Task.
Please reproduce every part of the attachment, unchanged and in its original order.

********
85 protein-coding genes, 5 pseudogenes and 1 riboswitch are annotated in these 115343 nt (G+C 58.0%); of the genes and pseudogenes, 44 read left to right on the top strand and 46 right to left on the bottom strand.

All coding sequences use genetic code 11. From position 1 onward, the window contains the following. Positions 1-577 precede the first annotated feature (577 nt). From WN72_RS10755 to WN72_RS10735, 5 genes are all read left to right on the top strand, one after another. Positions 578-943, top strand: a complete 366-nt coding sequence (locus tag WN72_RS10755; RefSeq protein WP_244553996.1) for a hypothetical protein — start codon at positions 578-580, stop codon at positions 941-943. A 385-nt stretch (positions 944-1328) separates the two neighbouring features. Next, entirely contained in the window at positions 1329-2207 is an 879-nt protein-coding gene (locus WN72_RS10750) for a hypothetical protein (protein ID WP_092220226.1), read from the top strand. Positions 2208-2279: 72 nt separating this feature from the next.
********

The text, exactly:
85 protein-coding genes, 5 pseudogenes and 1 riboswitch are annotated in these 115343 nt (G+C 58.0%); of the genes and pseudogenes, 44 read left to right on the top strand and 46 right to left on the bottom strand.

All coding sequences use genetic code 11. From position 1 onward, the window contains the following. Positions 1-577 precede the first annotated feature (577 nt). From WN72_RS10755 to WN72_RS10735, 5 genes are all read left to right on the top strand, one after another. Positions 578-943, top strand: a complete 366-nt coding sequence (locus tag WN72_RS10755; RefSeq protein WP_244553996.1) for a hypothetical protein — start codon at positions 578-580, stop codon at positions 941-943. A 385-nt stretch (positions 944-1328) separates the two neighbouring features. Next, entirely contained in the window at positions 1329-2207 is an 879-nt protein-coding gene (locus WN72_RS10750) for a hypothetical protein (protein ID WP_092220226.1), read from the top strand. Positions 2208-2279: 72 nt separating this feature from the next.